This is an image of Venus.
Click on image for full size
Does Venus Have a Surface in Motion?
Like Mars, there is no plate tectonics on the surface of Venus. The surface of Venus does not *seem* to have changed or moved in billions of years. Unlike the case of Mars, however, careful examination of the evidence supports the idea that the surface of Venus may be active in a way that is very different from the Earth.
Evidence comes from the number of craters found on the surface. Although heavy cratering has stopped, some cratering continues to this day. The impact of the SL-9 comet shows that planets can still be hit by objects in space. Craters are wiped out when the surface of a planet moves.
The cratering record of Venus is *very* peculiar in that
- all surfaces are evenly cratered
- the number of craters is roughly the same as that of the Earth at present.
- the number of craters suggests an age for the surface of Venus of not more than 500 million years! (There are areas of Earth that are very much older.)
which suggest a lithosphere in motion are present, but few on Venus. This evidence suggests that Venus has a completely different cooling history
than that of the Earth, and the entire surface is forced to change every few hundred million years or so!
Shop Windows to the Universe Science Store!
Learn about Earth and space science, and have fun while doing it! The games
section of our online store
includes a climate change card game
and the Traveling Nitrogen game
You might also be interested in:
What types of instructional experiences help K-8 students learn science with understanding? What do science educators teachers, teacher leaders, science specialists, professional development staff, curriculum designers, school administrators need to know to create and support such experiences?...more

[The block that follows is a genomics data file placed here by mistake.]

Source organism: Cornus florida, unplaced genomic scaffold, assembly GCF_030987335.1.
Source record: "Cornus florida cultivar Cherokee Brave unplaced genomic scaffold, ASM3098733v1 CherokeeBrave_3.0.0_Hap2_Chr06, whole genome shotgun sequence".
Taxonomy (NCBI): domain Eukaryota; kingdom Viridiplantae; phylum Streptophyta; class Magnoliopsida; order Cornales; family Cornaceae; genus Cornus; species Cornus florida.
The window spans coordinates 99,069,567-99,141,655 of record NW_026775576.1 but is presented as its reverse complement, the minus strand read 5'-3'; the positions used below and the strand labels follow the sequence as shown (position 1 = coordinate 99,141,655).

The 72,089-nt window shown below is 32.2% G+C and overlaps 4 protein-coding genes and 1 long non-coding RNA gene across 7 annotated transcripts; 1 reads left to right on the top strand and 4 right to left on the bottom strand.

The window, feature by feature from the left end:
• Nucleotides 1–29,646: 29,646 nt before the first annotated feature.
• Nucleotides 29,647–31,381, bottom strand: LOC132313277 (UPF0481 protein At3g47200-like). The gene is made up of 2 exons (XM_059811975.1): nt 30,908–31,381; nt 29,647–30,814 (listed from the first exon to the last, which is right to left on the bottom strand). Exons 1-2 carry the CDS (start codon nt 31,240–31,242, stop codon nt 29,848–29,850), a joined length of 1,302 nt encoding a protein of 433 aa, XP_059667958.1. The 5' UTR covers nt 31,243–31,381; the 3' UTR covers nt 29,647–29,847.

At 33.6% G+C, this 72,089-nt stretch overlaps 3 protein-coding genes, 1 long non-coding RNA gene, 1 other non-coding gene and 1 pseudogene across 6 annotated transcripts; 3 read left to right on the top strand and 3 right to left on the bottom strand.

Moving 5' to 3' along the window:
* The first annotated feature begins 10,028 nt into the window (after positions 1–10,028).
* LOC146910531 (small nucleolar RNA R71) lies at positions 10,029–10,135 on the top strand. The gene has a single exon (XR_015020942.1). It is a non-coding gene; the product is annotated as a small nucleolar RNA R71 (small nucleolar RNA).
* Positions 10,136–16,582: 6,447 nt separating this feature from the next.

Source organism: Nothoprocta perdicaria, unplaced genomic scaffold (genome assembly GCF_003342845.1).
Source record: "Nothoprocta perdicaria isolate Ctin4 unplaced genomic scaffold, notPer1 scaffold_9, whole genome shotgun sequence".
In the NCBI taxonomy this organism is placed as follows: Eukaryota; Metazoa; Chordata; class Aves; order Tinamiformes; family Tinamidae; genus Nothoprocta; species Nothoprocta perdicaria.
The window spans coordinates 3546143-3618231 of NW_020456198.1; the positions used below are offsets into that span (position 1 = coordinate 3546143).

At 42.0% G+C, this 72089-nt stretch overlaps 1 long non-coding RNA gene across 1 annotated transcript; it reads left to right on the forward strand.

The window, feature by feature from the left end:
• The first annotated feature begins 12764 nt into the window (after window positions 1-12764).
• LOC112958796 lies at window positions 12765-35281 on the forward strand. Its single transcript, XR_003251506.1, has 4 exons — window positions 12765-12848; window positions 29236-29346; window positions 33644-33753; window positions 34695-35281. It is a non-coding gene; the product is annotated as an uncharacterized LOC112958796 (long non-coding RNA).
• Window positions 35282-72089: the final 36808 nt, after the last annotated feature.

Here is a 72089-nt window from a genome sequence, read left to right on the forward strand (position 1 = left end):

Unlike Earth, there is no continental drift on Mars today. The Martian surface does not seem to have changed or moved in billions of years. The evidence for this fact can be found in two ways. 1.) The...more
This is a map of the surface of Venus (turned sideways!). As can be seen on the map, the surface of Venus consists of 2 large continents with mountain ranges, and a few large islands. There are many craters,...more
As the process which formed them came to an end, the planets may have been left in either of the following two states: very warm, separated into layers, with lots of water on the surface, with volcanic...more
The pieces of Comet Shoemaker-Levy 9 received names! However not all of the segments were detected, and some sections broke apart into two or more pieces after the original piece had been named. These...more
Over the course of time there are many things which can cause the surface of a planet to change its appearance. winds, as shown in the example from the Martian surface Monument Valley on Earth is an example...more
This is an example of cratered ground on Venus. Venusian craters are a little unusual in that there is a large amount of melted ground around the crater. This may mean that when something hits the surface...more
Let's look at the evidence: Mercury Venus The Moon Mars Io Europa Ganymede Callisto Triton Miranda What about Jupiter, Saturn, Uranus, Neptune, Titan, or Pluto? These planets or moons either have no surface,...more